As the holiday season begins, the threat of a rail strike threatens to shut down the country.
- A tentative deal brokered by the White House staved off a rail strike earlier this year, but labor unions are now rejecting the deal.
- In October the Brotherhood of Railroad Signalmen and the Brotherhood of Maintenance of Way Employees voted against the deal.
- Now, another influential union—SMART Transportation Division—has rejected the tentative agreement.
- If the unions and rail administration can’t come to an agreement by December 9, the rail workers may strike.
Why it’s news
A rail strike poses a critical threat to the American supply chain and could cost the American economy $2 billion per day. Rejection of the tentative deal is also a blow to the Biden Administration which brokered the deal in September.
After December 9, the agreement preventing rail workers from striking will end. Congress does have the ability to intervene by implementing another cooling off period or forcing union workers to accept the deal.
Any pause in the U.S. supply chain could have disastrous effects and a lengthy strike could potentially push the country into recession, Axios reports.
When union leaders returned to their members, many had a difficult time convincing members to accept the deal. Many workers said they felt mistreated—specifically during the pandemic.
One of the main points of contention during negotiations had been a disagreement over sick leave policies. The tentative agreement had recommended a 7% pay increase this year and retroactive increases for the last two years since negotiations have been ongoing since 2019.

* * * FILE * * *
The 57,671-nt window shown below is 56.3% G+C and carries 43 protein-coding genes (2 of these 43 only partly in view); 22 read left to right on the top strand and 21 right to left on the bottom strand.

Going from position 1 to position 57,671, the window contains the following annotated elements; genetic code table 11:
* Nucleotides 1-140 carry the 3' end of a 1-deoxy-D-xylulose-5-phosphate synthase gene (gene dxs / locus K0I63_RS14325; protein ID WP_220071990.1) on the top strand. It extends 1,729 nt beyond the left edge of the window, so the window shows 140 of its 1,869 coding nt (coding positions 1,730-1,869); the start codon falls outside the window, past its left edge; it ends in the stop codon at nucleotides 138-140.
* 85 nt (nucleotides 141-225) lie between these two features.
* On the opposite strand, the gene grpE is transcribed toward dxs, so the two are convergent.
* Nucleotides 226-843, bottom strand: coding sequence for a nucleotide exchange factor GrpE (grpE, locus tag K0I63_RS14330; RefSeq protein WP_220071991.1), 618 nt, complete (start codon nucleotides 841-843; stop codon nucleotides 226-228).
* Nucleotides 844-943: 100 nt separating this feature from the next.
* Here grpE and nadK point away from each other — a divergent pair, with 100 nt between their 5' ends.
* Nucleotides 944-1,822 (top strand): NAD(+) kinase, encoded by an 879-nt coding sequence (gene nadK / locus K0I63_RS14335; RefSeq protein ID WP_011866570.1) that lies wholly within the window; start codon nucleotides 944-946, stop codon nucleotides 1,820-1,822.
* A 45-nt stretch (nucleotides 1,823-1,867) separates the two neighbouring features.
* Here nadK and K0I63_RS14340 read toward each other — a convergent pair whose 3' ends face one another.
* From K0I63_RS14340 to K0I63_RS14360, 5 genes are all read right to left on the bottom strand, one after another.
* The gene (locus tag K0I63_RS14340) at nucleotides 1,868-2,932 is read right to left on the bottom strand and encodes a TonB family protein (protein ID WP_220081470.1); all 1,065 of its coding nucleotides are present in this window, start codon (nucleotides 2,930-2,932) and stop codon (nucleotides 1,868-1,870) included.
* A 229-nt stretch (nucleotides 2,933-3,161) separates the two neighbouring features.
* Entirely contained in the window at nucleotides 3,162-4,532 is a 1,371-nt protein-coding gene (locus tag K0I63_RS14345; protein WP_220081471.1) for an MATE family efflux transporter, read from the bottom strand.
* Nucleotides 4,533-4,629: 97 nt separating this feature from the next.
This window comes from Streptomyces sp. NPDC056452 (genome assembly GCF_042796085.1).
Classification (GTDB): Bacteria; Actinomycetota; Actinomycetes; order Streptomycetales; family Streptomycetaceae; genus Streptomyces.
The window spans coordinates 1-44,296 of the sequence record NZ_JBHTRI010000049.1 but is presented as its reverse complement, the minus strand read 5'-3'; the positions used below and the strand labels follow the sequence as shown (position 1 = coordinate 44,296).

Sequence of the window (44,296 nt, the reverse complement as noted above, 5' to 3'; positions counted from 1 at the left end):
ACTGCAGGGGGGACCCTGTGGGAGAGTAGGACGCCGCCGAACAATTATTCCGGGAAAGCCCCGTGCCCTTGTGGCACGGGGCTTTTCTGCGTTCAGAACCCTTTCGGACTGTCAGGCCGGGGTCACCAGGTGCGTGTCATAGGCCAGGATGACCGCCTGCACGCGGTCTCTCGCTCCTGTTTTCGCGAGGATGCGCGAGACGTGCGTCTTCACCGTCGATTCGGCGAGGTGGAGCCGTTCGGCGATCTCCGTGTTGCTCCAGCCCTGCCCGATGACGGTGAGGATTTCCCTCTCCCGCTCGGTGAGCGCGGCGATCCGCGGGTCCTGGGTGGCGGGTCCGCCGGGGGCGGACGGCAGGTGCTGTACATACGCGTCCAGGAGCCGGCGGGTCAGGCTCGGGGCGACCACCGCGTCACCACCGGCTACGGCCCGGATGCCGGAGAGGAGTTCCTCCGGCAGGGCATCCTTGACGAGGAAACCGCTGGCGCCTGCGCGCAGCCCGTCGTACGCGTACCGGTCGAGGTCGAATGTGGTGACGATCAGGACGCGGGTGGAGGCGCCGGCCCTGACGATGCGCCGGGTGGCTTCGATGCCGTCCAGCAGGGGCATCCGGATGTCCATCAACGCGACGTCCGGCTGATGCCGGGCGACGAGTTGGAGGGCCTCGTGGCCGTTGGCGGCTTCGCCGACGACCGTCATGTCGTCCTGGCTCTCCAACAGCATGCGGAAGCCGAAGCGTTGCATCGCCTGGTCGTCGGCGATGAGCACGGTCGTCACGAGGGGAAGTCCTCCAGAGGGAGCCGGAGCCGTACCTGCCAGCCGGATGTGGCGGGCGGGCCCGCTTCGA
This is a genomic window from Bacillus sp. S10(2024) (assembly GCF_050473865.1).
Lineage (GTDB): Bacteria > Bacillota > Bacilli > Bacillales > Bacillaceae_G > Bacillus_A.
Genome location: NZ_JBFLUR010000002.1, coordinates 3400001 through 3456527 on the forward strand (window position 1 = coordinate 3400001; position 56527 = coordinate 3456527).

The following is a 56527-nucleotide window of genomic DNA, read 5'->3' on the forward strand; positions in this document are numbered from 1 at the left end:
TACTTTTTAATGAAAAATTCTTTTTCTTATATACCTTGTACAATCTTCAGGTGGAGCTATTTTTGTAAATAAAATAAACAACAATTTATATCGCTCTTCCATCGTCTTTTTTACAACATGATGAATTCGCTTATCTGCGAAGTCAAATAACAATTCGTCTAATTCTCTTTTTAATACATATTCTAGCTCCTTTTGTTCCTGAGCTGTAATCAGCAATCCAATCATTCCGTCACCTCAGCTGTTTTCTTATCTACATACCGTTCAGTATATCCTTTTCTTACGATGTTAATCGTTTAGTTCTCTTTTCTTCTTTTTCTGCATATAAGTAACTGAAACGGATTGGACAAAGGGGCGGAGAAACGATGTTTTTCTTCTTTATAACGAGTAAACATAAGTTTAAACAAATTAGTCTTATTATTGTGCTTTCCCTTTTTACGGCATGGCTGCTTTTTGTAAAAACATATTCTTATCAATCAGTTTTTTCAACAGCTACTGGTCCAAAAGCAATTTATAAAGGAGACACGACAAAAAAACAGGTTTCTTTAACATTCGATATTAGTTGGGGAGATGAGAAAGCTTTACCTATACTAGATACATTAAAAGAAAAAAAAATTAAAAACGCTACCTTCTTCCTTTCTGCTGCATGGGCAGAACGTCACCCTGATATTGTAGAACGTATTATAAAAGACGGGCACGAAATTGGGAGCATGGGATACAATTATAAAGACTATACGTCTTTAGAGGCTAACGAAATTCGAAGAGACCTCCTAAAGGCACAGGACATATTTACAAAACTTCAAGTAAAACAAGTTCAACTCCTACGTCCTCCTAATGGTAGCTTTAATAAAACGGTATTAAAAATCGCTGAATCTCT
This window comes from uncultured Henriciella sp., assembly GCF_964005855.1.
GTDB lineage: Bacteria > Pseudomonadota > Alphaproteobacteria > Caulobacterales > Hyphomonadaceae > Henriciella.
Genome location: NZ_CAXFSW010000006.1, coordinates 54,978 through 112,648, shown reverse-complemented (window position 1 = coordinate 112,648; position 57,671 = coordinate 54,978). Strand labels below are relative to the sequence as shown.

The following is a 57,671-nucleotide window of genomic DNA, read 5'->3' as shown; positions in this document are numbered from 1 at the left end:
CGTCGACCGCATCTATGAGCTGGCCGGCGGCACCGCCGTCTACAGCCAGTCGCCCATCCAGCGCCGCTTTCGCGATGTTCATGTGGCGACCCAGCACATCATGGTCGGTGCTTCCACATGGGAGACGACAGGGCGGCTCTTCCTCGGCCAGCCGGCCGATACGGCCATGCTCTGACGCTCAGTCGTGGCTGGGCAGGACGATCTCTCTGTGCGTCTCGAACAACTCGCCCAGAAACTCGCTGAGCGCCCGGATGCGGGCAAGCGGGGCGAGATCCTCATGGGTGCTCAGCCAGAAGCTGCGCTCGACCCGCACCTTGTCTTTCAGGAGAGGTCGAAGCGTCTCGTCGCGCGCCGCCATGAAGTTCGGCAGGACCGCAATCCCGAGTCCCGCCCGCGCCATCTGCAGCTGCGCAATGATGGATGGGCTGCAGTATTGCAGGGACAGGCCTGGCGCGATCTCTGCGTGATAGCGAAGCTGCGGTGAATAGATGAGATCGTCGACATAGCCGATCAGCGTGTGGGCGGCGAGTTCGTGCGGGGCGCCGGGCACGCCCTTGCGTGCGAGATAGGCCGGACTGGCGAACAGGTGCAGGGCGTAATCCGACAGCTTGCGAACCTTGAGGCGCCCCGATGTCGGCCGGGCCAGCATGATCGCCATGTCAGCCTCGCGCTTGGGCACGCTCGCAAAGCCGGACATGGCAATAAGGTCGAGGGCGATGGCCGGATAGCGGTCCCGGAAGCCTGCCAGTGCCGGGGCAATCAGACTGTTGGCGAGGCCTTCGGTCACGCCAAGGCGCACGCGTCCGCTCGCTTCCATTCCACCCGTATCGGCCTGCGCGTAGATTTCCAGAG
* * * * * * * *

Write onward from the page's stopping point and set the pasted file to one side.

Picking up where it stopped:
Over the next two years, the agreement includes a 4% and a 4.5% wage increase and an annual $1,000 bonus.
The Brotherhood of Railway Signalment president Michael Baldwin noted that the vote had some of the highest voter participation in the union’s history. The rejection also marks the first time this union has rejected a national agreement.
The Brotherhood of Maintenance of Way director Peter Kennedy expressed some surpise that his members voted down the agreement.
“This is the best pay package I’ve seen in my career. If employees are willing to vote that down because of the lack of paid sick time, that tells you something,” Kennedy said.
Already, some rail lines are preparing for the possibility of a strike. In order to prevent hazardous chemicals from sitting on the tracks, shipments for certain items may be stalled.
Retailers are preparing for a possible strike by stocking up on supplies. Christmas should see little disruption if the workers strike as retailers already have the majority of their holiday stock in place.